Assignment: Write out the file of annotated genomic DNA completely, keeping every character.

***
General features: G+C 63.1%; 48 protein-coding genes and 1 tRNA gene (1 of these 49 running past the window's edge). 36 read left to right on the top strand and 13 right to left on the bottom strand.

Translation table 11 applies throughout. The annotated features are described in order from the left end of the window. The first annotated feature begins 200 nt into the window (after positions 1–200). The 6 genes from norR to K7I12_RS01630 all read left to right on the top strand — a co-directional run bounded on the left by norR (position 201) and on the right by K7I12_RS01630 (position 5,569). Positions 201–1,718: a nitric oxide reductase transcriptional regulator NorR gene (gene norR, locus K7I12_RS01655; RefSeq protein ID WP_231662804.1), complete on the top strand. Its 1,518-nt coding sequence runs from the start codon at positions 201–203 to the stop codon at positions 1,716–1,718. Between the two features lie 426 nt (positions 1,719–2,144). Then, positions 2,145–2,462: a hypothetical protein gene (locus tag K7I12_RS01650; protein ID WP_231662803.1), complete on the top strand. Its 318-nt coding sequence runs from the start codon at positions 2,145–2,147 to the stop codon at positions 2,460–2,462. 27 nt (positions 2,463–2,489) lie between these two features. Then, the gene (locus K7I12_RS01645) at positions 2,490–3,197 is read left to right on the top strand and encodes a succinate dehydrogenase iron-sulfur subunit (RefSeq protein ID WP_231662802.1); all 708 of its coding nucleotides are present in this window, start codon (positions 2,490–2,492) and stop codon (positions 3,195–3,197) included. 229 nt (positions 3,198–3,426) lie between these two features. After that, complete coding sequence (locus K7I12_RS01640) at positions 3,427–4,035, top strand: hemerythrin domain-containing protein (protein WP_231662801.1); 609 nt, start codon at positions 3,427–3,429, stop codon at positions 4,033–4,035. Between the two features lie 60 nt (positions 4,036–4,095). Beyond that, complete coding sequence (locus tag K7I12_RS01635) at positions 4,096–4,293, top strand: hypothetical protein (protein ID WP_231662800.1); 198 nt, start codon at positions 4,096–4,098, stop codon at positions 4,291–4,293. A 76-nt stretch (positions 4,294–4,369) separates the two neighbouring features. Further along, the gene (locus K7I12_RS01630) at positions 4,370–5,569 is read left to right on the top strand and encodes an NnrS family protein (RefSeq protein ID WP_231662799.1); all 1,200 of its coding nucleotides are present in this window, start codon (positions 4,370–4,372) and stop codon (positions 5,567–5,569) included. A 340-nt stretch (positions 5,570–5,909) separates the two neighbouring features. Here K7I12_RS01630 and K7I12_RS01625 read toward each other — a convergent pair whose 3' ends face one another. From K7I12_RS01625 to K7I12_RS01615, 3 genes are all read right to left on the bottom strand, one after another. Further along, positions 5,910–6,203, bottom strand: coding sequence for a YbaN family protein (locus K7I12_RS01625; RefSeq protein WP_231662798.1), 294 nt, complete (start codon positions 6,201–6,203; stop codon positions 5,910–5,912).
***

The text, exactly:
General features: G+C 63.1%; 48 protein-coding genes and 1 tRNA gene (1 of these 49 running past the window's edge). 36 read left to right on the top strand and 13 right to left on the bottom strand.

Translation table 11 applies throughout. The annotated features are described in order from the left end of the window. The first annotated feature begins 200 nt into the window (after positions 1–200). The 6 genes from norR to K7I12_RS01630 all read left to right on the top strand — a co-directional run bounded on the left by norR (position 201) and on the right by K7I12_RS01630 (position 5,569). Positions 201–1,718: a nitric oxide reductase transcriptional regulator NorR gene (gene norR, locus K7I12_RS01655; RefSeq protein ID WP_231662804.1), complete on the top strand. Its 1,518-nt coding sequence runs from the start codon at positions 201–203 to the stop codon at positions 1,716–1,718. Between the two features lie 426 nt (positions 1,719–2,144). Then, positions 2,145–2,462: a hypothetical protein gene (locus tag K7I12_RS01650; protein ID WP_231662803.1), complete on the top strand. Its 318-nt coding sequence runs from the start codon at positions 2,145–2,147 to the stop codon at positions 2,460–2,462. 27 nt (positions 2,463–2,489) lie between these two features. Then, the gene (locus K7I12_RS01645) at positions 2,490–3,197 is read left to right on the top strand and encodes a succinate dehydrogenase iron-sulfur subunit (RefSeq protein ID WP_231662802.1); all 708 of its coding nucleotides are present in this window, start codon (positions 2,490–2,492) and stop codon (positions 3,195–3,197) included. 229 nt (positions 3,198–3,426) lie between these two features. After that, complete coding sequence (locus K7I12_RS01640) at positions 3,427–4,035, top strand: hemerythrin domain-containing protein (protein WP_231662801.1); 609 nt, start codon at positions 3,427–3,429, stop codon at positions 4,033–4,035. Between the two features lie 60 nt (positions 4,036–4,095). Beyond that, complete coding sequence (locus tag K7I12_RS01635) at positions 4,096–4,293, top strand: hypothetical protein (protein ID WP_231662800.1); 198 nt, start codon at positions 4,096–4,098, stop codon at positions 4,291–4,293. A 76-nt stretch (positions 4,294–4,369) separates the two neighbouring features. Further along, the gene (locus K7I12_RS01630) at positions 4,370–5,569 is read left to right on the top strand and encodes an NnrS family protein (RefSeq protein ID WP_231662799.1); all 1,200 of its coding nucleotides are present in this window, start codon (positions 4,370–4,372) and stop codon (positions 5,567–5,569) included. A 340-nt stretch (positions 5,570–5,909) separates the two neighbouring features. Here K7I12_RS01630 and K7I12_RS01625 read toward each other — a convergent pair whose 3' ends face one another. From K7I12_RS01625 to K7I12_RS01615, 3 genes are all read right to left on the bottom strand, one after another. Further along, positions 5,910–6,203, bottom strand: coding sequence for a YbaN family protein (locus K7I12_RS01625; RefSeq protein WP_231662798.1), 294 nt, complete (start codon positions 6,201–6,203; stop codon positions 5,910–5,912).